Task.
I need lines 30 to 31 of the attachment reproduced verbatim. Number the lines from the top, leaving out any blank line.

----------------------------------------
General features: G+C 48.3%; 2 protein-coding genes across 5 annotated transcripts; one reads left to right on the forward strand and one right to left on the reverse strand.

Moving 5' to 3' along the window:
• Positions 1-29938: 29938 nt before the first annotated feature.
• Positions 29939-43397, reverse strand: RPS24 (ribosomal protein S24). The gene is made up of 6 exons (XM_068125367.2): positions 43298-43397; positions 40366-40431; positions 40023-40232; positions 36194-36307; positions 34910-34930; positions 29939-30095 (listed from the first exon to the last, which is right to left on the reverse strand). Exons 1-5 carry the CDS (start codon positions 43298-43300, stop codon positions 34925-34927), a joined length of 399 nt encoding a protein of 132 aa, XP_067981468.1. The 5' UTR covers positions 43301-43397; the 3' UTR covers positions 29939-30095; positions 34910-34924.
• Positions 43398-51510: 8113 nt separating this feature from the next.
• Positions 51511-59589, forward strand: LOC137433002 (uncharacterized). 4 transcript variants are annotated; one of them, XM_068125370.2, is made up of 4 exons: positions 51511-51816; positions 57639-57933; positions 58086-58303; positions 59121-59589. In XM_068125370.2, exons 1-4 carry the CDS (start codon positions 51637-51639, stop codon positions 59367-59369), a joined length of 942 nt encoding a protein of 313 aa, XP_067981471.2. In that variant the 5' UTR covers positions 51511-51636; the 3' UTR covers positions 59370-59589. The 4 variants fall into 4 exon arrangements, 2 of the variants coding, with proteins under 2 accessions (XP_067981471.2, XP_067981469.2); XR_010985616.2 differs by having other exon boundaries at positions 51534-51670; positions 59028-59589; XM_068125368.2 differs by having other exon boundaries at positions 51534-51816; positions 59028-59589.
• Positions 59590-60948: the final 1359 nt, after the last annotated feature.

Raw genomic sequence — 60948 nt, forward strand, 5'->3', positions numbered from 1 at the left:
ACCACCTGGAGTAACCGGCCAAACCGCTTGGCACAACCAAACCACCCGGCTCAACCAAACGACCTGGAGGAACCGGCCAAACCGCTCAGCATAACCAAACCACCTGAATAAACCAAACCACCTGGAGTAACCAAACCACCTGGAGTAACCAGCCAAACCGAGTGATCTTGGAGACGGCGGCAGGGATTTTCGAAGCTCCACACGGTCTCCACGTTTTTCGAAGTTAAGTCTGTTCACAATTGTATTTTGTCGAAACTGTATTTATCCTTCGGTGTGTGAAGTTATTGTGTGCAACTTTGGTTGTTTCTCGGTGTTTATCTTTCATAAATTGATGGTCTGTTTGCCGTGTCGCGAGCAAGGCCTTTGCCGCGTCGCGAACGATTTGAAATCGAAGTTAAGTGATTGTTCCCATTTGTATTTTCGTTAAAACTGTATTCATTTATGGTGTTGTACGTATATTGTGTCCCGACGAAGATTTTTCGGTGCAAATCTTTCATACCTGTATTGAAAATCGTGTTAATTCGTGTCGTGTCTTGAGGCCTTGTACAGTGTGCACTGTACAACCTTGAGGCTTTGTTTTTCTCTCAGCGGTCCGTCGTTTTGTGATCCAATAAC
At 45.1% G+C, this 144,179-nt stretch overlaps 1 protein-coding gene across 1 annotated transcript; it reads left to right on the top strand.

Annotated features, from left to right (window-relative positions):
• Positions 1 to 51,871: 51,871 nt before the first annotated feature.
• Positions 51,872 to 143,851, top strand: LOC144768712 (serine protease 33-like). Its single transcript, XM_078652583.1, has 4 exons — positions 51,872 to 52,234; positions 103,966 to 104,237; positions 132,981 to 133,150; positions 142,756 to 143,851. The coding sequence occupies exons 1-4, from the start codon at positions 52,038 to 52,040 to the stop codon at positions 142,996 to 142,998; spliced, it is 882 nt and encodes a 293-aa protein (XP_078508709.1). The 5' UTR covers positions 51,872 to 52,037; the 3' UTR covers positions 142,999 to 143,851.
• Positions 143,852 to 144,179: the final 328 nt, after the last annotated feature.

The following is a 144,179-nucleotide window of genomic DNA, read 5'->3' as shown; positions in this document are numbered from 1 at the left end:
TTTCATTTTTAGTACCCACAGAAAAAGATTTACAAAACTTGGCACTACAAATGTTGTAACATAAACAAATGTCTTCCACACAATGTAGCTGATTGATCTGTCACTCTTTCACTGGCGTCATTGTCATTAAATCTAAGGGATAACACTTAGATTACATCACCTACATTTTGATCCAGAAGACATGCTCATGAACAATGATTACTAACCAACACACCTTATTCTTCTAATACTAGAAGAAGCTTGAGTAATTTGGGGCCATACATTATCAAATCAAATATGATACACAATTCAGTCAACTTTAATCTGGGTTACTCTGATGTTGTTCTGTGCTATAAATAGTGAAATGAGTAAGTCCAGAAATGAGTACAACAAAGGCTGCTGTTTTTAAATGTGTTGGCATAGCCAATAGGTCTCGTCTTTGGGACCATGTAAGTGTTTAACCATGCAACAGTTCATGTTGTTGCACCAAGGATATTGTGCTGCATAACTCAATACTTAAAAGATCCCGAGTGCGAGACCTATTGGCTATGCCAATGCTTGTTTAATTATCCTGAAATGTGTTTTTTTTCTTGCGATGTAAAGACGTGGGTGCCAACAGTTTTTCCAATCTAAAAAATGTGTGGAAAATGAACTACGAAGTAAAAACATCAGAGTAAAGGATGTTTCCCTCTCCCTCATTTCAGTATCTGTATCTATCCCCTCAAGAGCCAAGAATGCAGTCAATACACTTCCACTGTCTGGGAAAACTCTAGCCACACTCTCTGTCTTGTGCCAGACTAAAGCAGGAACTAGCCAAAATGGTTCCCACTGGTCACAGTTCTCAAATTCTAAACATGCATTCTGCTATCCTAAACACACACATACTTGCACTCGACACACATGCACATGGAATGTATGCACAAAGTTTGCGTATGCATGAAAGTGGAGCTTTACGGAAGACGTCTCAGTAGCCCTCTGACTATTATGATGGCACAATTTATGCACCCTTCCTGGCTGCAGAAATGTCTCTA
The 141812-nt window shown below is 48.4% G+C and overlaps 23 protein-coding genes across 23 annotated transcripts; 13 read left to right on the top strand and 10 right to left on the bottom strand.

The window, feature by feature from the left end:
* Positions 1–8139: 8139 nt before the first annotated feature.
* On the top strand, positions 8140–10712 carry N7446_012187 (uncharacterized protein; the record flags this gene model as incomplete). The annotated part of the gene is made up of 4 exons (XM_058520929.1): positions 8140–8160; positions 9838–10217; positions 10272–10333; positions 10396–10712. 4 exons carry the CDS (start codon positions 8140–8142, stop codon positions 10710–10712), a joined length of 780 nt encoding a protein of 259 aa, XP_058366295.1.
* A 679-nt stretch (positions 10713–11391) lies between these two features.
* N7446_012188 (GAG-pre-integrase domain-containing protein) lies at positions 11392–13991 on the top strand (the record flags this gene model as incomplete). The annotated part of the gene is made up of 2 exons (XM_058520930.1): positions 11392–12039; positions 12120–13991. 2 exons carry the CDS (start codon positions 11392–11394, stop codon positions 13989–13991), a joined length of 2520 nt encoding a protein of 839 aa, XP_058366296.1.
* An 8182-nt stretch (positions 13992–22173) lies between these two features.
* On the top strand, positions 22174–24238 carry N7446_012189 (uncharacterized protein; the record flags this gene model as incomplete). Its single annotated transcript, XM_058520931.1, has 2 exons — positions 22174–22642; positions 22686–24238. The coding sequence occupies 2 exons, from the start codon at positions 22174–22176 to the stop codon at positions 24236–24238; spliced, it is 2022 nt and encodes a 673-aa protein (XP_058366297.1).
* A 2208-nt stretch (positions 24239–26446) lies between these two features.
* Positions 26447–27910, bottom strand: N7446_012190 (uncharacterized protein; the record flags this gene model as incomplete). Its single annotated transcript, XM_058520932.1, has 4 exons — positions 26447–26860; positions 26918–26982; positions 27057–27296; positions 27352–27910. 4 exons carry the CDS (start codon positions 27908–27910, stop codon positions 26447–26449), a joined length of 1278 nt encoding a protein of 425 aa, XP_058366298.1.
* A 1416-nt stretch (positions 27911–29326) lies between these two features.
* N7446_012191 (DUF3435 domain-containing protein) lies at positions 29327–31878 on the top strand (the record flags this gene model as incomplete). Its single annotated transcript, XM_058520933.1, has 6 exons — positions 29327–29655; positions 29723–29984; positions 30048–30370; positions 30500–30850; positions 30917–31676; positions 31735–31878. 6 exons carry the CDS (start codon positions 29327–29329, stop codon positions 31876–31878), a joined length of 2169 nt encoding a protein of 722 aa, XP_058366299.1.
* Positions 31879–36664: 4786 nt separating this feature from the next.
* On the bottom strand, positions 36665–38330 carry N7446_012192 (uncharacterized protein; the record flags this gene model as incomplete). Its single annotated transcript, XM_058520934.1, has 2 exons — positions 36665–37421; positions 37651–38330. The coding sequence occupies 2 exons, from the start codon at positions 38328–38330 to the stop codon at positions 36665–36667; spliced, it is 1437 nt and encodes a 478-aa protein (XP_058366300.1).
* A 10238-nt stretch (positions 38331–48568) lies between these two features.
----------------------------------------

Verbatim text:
* On the bottom strand, positions 36665–38330 carry N7446_012192 (uncharacterized protein; the record flags this gene model as incomplete). Its single annotated transcript, XM_058520934.1, has 2 exons — positions 36665–37421; positions 37651–38330. The coding sequence occupies 2 exons, from the start codon at positions 38328–38330 to the stop codon at positions 36665–36667; spliced, it is 1437 nt and encodes a 478-aa protein (XP_058366300.1).
* A 10238-nt stretch (positions 38331–48568) lies between these two features.